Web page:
Many stewards take their leadership skills and apply them to fight for people and causes that extend outside the plants. As part of the UFCW union, stewards know workers have strength in numbers and a voice on the job. Because stewards and union workers are united and have a strong voice, they can take our numbers and voices beyond the plants to help fight for those who do not have one.

As a UFCW steward, you are part of a proud tradition of fighting for issues important to workers and working families. From fighting to raise the minimum wage, to combating right-to-work legislation, to pushing for comprehensive immigration reform, stewards use their union voices to fight for all working people.

“As stewards, we know that we are there to be leaders and to help solve problems for our co-workers in our plants. But there are also problems for those who work outside of our plants. They need help too,” said Idalid Guerrero, steward at the Pilgrim’s Pride poultry plant in Lufkin Texas, and UFCW Local 540 member. “Getting involved in campaigns and actions outside of the plant gives us a chance to help other workers who might be afraid to speak up for change or might not have a voice on the job. With the support of our union, we can be their voice and bring attention to important issues for all workers.”

Last year, Guerrero joined other UFCW Pilgrim’s Pride workers from across the country in a national lobby day in Washington, D.C. Guerrero and her co-workers met with U.S. representatives and senators and asked them to raise the standards for workers in the poultry industry. “It was a great opportunity to meet other Pilgrim’s Pride workers and share our stories about the nature of our jobs, and how the industry impacts our families, and communities. It was an opportunity for us to come together as union workers and let our political leaders know we have a voice. We are fighting not just for Pilgrim’s Pride workers, but for poultry workers all across America,” Guerrero continued.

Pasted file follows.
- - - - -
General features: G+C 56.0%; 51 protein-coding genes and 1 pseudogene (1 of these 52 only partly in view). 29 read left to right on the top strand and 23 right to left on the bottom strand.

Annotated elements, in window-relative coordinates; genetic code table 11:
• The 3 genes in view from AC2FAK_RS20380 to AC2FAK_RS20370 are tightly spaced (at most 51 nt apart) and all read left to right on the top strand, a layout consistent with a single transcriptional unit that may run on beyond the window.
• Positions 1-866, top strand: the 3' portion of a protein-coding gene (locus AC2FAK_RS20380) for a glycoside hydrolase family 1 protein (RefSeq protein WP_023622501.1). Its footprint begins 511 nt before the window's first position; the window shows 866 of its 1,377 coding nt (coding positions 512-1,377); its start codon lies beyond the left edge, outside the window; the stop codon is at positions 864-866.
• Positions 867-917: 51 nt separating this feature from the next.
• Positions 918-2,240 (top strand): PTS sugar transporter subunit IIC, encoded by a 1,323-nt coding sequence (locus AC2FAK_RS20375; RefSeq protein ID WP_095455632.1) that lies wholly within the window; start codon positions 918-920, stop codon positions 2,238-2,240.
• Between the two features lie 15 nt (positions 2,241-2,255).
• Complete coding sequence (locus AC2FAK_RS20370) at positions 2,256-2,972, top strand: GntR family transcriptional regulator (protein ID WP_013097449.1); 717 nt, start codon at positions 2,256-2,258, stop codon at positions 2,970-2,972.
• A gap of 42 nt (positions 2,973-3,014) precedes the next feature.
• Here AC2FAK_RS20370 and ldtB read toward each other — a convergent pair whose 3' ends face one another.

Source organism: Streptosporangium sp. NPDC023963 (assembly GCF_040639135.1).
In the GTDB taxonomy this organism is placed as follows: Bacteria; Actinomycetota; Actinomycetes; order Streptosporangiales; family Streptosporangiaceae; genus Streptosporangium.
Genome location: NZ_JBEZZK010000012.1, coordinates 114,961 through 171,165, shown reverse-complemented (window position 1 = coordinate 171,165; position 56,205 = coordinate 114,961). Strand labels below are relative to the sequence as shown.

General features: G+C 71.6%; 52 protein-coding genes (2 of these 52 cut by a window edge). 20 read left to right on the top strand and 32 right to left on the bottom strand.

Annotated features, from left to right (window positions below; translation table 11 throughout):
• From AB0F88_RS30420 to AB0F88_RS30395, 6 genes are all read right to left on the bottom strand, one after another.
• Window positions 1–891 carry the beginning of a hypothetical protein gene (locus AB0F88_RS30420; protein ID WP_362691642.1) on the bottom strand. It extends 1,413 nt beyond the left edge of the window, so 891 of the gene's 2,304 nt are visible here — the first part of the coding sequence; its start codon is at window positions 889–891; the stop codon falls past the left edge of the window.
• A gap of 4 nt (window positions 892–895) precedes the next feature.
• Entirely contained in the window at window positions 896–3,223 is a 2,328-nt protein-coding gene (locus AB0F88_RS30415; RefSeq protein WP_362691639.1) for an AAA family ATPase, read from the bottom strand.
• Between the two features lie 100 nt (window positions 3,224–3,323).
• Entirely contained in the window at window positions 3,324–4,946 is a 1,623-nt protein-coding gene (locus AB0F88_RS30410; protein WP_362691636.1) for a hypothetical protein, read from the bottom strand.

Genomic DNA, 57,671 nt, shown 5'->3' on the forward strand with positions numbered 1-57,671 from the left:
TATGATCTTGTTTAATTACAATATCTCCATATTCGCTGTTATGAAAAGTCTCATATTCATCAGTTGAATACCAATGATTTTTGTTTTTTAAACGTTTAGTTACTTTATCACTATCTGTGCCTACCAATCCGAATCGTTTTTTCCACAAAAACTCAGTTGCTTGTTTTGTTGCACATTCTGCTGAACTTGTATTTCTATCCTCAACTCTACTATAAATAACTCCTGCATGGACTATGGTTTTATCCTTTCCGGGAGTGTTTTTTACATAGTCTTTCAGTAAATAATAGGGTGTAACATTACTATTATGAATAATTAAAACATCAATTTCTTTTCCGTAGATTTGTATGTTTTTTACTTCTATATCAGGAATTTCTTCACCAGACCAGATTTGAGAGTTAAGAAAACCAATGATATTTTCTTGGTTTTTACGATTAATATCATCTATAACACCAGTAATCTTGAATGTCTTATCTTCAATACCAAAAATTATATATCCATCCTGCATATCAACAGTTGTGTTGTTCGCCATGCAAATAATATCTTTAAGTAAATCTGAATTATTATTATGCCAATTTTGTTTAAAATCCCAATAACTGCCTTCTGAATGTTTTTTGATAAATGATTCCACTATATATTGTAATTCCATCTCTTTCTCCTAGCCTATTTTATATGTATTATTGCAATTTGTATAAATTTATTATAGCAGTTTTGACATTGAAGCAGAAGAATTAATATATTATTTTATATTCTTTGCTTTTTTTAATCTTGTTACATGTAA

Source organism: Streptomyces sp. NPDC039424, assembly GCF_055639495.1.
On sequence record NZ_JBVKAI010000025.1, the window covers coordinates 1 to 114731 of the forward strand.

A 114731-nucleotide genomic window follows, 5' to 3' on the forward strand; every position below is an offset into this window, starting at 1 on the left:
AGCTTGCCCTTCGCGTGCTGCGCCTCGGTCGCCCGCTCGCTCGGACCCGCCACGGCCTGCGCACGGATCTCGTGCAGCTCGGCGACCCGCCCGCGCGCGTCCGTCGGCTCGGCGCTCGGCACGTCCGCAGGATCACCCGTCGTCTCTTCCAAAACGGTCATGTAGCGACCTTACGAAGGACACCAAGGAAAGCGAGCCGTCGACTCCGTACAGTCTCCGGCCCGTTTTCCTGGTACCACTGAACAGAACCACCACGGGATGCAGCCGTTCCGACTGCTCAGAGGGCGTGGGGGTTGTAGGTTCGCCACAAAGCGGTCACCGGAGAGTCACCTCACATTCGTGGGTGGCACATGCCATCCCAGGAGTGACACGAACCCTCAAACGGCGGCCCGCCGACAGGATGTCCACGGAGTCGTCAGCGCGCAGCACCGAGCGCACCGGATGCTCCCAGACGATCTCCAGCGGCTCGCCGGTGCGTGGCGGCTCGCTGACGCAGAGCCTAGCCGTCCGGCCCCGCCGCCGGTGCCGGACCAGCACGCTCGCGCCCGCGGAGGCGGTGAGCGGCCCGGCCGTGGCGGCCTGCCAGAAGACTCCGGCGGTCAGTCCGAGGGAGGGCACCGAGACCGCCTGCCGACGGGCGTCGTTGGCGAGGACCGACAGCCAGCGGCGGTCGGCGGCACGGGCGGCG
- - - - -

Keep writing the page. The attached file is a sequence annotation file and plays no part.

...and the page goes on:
Guerrero also participated in a protest held outside of the U.S. Capitol in response to House Republican leaders failing to pass comprehensive immigration reform with a path to citizenship. She and other UFCW stewards and activists joined thousands of people from across the country to march in Washington, D.C. She was just one of the many arrested in an action of civil disobedience to draw attention to the need for comprehensive immigration reform. “I went to Washington as both a worker and a mother. We deserve reform that is humane and just and keeps families together. I was arrested in solidarity with all immigrants who are calling on Congress to pass comprehensive immigration reform.”